Sound on a dreadful trumpet, summoning her;
Which was the red cock shouting to the light,
As the gray dawn stole o'er the dewy world,
And glimmered on his armour in the room.
And once again she rose to look at it,
But touched it unawares: jangling, the casque
Fell, and he started up and stared at her.
Then breaking his command of silence given,
She told him all that Earl Limours had said,
Except the passage that he loved her not;
Nor left untold the craft herself had used;
But ended with apology so sweet,
Low-spoken, and of so few words, and seemed
So justified by that necessity,
That though he thought 'was it for him she wept
In Devon?' he but gave a wrathful groan,
Saying, 'Your sweet faces make good fellows fools
And traitors. Call the host and bid him bring
Charger and palfrey.' So she glided out
Among the heavy breathings of the house,
And like a household Spirit at the walls
Beat, till she woke the sleepers, and returned:
Then tending her rough lord, though all unasked,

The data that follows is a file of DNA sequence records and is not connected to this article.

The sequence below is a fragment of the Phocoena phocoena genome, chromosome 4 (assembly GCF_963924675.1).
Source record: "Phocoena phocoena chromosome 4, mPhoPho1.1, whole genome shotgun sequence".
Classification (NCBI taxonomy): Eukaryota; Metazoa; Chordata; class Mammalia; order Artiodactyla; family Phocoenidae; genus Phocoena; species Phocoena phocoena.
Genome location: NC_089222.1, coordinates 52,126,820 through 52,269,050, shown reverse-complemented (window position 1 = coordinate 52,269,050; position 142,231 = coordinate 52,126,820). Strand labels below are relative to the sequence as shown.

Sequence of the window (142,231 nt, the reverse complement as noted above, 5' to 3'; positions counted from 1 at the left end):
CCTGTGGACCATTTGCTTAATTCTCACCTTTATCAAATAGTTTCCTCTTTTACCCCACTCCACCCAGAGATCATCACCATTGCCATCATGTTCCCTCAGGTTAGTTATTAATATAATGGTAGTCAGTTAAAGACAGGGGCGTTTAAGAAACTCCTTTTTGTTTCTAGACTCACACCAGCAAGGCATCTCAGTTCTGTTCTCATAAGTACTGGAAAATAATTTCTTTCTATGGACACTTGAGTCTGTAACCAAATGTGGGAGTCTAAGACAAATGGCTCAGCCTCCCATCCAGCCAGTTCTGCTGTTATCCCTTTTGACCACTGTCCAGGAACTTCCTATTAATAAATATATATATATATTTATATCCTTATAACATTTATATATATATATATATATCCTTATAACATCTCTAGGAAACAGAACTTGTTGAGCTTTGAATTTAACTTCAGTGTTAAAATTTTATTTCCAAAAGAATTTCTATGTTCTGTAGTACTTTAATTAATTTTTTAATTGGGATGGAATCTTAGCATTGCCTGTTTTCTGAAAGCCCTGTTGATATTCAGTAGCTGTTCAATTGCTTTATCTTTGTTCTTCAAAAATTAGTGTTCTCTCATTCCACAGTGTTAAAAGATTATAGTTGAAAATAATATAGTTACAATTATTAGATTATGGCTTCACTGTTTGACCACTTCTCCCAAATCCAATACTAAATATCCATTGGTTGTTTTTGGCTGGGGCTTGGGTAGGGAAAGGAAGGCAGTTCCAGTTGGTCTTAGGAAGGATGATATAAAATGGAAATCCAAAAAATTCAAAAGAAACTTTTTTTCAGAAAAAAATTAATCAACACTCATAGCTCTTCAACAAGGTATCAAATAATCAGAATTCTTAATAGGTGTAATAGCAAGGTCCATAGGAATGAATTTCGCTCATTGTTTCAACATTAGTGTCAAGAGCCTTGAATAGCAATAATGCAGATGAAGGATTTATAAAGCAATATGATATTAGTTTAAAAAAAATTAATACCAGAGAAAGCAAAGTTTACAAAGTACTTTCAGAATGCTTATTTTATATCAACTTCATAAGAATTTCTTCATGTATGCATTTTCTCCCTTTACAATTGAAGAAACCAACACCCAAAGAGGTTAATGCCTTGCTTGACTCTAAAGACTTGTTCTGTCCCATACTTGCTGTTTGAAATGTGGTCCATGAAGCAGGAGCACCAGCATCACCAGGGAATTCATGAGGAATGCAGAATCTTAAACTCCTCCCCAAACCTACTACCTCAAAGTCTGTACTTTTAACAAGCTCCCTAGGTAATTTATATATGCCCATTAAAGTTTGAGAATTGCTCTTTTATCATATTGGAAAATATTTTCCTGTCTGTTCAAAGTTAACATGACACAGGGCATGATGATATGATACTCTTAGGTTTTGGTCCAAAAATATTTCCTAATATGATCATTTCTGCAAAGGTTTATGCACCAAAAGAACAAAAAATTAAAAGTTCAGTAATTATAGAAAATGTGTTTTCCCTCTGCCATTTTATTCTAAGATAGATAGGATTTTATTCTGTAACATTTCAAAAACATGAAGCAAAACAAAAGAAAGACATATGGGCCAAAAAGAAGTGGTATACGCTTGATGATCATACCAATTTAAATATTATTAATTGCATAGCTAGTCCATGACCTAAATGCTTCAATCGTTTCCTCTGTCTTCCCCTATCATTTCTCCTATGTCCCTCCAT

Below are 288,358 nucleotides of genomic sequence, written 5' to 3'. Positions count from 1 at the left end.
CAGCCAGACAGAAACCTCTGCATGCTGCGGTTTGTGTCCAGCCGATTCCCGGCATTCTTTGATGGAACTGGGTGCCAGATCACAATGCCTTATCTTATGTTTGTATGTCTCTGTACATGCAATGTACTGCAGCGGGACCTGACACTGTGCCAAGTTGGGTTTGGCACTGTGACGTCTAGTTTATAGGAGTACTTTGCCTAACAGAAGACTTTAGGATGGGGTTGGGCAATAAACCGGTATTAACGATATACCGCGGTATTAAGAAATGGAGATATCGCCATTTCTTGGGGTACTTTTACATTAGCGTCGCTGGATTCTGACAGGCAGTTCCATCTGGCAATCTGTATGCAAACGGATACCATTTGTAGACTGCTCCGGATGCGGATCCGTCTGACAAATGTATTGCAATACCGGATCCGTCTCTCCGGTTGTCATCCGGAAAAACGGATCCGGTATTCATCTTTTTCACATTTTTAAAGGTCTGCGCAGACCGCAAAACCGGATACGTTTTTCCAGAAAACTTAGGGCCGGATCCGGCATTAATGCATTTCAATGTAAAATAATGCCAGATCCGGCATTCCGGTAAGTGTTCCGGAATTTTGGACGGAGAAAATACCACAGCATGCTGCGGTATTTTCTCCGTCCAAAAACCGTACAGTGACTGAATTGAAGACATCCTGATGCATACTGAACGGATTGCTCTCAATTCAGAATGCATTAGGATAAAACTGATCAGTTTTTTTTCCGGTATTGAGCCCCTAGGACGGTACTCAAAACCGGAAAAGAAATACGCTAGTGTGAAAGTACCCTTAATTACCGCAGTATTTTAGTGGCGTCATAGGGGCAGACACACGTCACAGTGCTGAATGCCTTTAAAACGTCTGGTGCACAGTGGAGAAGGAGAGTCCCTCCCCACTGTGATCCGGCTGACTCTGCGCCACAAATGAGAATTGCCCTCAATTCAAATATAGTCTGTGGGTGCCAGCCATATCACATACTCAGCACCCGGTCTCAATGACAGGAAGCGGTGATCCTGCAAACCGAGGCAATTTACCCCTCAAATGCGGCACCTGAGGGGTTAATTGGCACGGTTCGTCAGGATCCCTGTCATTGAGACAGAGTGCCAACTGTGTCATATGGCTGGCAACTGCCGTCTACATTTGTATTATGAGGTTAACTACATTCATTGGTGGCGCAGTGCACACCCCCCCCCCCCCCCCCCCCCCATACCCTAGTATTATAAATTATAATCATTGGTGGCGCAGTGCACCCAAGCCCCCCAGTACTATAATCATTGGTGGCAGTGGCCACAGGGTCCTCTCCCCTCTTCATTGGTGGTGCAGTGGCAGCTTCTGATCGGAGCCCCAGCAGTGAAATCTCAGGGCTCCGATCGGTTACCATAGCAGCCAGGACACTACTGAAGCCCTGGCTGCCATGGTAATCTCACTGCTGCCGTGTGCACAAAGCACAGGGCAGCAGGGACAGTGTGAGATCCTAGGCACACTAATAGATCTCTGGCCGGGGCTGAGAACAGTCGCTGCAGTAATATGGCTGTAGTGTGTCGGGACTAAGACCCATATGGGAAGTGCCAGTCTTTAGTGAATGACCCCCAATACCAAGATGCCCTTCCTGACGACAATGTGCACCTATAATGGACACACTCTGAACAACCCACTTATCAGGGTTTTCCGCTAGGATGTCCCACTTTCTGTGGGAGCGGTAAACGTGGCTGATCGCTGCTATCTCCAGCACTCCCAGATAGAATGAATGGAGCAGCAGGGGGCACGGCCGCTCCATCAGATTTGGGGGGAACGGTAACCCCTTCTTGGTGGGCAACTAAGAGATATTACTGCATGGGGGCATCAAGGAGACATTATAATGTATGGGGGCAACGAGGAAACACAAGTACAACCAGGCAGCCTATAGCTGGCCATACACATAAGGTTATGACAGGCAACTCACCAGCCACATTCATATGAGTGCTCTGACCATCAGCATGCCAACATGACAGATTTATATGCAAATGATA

In silence, did him service as a squire;
Till issuing armed he found the host and cried,
'Thy reckoning, friend?' and ere he learnt it, 'Take
Five horses and their armours;' and the host
Suddenly honest, answered in amaze,
'My lord, I scarce have spent the worth of one!'
'Ye will be all the wealthier,' said the Prince,
And then to Enid, 'Forward! and today
I charge you, Enid, more especially,
What thing soever ye may hear, or see,
Or fancy (though I count it of small use
To charge you) that ye speak not but obey.'

And Enid answered, 'Yea, my lord, I know
Your wish, and would obey; but riding first,
I hear the violent threats you do not hear,
I see the danger which you cannot see:
Then not to give you warning, that seems hard;
Almost beyond me: yet I would obey.'

'Yea so,' said he, 'do it: be not too wise;
Seeing that ye are wedded to a man,
Not all mismated with a yawning clown,
But one with arms to guard his head and yours,
With eyes to find you out however far,
And ears to hear you even in his dreams.'

With that he turned and looked as keenly at her
As careful robins eye the delver's toil;
And that within her, which a wanton fool,